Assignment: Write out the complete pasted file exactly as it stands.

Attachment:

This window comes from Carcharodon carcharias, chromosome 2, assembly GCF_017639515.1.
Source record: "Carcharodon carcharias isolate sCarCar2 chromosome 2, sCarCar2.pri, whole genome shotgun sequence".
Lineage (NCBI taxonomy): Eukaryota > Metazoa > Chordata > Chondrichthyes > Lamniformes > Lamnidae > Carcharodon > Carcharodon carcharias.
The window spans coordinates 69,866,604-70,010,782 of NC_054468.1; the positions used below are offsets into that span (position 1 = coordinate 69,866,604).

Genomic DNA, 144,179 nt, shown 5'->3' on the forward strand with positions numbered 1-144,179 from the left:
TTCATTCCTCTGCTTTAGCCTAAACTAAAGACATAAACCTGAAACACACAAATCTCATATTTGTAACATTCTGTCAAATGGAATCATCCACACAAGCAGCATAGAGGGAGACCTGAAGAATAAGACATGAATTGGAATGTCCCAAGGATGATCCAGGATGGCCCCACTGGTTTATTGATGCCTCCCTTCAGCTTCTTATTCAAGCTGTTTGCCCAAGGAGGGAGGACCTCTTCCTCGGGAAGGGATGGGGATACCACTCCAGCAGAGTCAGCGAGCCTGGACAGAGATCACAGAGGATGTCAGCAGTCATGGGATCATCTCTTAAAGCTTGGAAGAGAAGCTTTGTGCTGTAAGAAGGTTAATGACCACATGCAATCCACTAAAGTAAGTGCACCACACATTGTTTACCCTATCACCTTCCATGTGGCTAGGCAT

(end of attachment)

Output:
This window comes from Carcharodon carcharias, chromosome 2, assembly GCF_017639515.1.
Source record: "Carcharodon carcharias isolate sCarCar2 chromosome 2, sCarCar2.pri, whole genome shotgun sequence".
Lineage (NCBI taxonomy): Eukaryota > Metazoa > Chordata > Chondrichthyes > Lamniformes > Lamnidae > Carcharodon > Carcharodon carcharias.
The window spans coordinates 69,866,604-70,010,782 of NC_054468.1; the positions used below are offsets into that span (position 1 = coordinate 69,866,604).

Genomic DNA, 144,179 nt, shown 5'->3' on the forward strand with positions numbered 1-144,179 from the left:
TTCATTCCTCTGCTTTAGCCTAAACTAAAGACATAAACCTGAAACACACAAATCTCATATTTGTAACATTCTGTCAAATGGAATCATCCACACAAGCAGCATAGAGGGAGACCTGAAGAATAAGACATGAATTGGAATGTCCCAAGGATGATCCAGGATGGCCCCACTGGTTTATTGATGCCTCCCTTCAGCTTCTTATTCAAGCTGTTTGCCCAAGGAGGGAGGACCTCTTCCTCGGGAAGGGATGGGGATACCACTCCAGCAGAGTCAGCGAGCCTGGACAGAGATCACAGAGGATGTCAGCAGTCATGGGATCATCTCTTAAAGCTTGGAAGAGAAGCTTTGTGCTGTAAGAAGGTTAATGACCACATGCAATCCACTAAAGTAAGTGCACCACACATTGTTTACCCTATCACCTTCCATGTGGCTAGGCAT